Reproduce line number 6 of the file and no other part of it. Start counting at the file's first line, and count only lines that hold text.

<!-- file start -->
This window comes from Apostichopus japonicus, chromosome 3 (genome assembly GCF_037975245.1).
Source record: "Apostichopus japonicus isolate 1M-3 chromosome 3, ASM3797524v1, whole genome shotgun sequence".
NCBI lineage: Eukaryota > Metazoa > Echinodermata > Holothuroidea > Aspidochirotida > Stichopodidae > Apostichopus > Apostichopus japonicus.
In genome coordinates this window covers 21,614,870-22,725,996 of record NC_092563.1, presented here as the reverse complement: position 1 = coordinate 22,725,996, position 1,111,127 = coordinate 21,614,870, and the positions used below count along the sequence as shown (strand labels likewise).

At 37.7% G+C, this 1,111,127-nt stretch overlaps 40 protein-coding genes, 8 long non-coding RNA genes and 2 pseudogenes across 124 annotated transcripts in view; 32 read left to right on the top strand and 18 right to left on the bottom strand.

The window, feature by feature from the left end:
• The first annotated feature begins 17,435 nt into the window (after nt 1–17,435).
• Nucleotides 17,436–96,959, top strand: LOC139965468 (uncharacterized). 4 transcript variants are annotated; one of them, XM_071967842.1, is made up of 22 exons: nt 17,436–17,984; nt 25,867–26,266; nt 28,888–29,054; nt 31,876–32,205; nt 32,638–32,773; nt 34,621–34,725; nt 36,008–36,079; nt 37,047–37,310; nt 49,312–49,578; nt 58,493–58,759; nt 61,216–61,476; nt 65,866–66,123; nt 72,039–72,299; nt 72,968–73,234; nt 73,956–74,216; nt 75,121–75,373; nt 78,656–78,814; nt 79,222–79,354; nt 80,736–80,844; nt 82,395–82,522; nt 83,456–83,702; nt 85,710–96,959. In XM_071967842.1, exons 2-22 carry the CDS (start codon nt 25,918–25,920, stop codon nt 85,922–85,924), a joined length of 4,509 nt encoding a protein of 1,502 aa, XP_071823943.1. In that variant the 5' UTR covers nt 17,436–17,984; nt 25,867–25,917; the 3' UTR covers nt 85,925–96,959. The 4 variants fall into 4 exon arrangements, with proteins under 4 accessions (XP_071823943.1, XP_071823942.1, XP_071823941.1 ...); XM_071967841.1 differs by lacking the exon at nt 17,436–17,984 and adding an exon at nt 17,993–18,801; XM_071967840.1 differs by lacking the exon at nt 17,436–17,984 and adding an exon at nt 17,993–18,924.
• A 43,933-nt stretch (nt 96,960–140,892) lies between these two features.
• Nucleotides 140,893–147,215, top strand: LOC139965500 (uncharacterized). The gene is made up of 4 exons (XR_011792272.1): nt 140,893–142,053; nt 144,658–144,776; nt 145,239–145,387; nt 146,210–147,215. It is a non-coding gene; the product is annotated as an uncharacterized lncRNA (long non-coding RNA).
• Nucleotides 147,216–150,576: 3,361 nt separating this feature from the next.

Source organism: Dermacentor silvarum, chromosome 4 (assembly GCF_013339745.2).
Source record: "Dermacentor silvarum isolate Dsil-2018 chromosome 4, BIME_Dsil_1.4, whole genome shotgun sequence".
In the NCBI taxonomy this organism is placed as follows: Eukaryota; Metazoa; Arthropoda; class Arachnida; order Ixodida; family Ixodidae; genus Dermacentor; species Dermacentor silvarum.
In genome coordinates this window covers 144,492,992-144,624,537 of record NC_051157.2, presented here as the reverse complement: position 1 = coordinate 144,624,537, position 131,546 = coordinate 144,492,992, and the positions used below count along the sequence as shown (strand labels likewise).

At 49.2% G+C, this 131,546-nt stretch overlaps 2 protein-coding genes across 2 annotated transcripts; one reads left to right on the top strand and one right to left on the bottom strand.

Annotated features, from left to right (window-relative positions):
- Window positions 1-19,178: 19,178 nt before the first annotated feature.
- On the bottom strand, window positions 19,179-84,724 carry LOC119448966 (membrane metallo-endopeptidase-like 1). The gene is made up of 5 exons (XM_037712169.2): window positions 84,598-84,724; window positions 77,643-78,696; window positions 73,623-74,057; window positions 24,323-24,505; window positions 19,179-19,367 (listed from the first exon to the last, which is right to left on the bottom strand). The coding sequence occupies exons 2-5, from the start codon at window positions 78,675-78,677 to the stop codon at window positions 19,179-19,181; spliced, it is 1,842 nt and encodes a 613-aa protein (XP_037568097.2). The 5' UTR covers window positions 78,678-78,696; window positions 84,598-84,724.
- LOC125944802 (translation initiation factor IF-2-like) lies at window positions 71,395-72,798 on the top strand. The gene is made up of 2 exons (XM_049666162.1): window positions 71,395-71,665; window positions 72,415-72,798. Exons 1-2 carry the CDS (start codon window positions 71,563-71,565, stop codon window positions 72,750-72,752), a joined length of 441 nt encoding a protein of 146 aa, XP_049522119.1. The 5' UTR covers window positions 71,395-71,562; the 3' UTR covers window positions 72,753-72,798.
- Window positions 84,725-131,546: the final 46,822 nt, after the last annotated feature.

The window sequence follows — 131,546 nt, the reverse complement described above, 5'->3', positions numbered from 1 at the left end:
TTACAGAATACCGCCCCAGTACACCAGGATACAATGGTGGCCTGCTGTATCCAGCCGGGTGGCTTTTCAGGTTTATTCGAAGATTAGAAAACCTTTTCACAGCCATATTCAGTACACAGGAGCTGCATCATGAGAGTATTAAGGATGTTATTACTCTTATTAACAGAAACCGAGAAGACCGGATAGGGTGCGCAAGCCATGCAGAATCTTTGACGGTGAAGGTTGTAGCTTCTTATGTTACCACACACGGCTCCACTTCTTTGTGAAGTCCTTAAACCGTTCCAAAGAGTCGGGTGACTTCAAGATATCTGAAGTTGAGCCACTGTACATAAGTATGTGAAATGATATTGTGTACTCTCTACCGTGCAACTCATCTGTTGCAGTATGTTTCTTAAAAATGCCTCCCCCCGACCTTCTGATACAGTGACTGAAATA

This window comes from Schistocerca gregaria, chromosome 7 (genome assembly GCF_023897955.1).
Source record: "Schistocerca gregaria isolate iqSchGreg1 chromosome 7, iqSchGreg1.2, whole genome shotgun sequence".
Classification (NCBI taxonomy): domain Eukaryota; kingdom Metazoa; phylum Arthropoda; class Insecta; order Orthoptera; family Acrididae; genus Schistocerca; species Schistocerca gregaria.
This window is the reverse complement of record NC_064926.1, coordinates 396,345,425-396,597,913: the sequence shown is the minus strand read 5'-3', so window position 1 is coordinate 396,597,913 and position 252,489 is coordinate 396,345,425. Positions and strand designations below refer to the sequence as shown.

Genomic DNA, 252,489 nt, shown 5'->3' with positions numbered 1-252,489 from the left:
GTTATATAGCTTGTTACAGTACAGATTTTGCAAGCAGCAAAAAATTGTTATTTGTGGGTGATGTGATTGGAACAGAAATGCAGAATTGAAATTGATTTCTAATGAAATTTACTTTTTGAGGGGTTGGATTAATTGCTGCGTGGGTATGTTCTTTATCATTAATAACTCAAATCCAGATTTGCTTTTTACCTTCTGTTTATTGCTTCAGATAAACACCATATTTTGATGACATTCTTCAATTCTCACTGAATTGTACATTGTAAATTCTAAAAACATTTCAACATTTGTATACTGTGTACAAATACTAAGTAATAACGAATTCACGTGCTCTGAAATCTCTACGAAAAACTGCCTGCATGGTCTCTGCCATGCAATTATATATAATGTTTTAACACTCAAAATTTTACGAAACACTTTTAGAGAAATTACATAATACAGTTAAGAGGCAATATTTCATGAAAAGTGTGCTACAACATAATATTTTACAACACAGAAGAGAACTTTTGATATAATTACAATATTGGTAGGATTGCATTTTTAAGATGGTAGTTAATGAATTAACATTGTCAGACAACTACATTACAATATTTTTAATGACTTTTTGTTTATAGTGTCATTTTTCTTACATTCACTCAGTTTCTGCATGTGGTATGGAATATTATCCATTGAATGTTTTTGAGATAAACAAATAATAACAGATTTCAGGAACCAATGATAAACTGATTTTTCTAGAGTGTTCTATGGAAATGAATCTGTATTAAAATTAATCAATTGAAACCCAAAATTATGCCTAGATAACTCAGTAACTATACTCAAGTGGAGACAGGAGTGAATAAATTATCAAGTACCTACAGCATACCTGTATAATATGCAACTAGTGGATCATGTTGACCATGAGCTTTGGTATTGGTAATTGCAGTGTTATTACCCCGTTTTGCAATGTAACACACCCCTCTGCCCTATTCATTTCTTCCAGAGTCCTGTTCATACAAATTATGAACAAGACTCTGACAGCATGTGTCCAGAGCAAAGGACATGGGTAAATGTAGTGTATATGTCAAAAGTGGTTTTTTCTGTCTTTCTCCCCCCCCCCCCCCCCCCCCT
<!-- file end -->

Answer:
The window, feature by feature from the left end: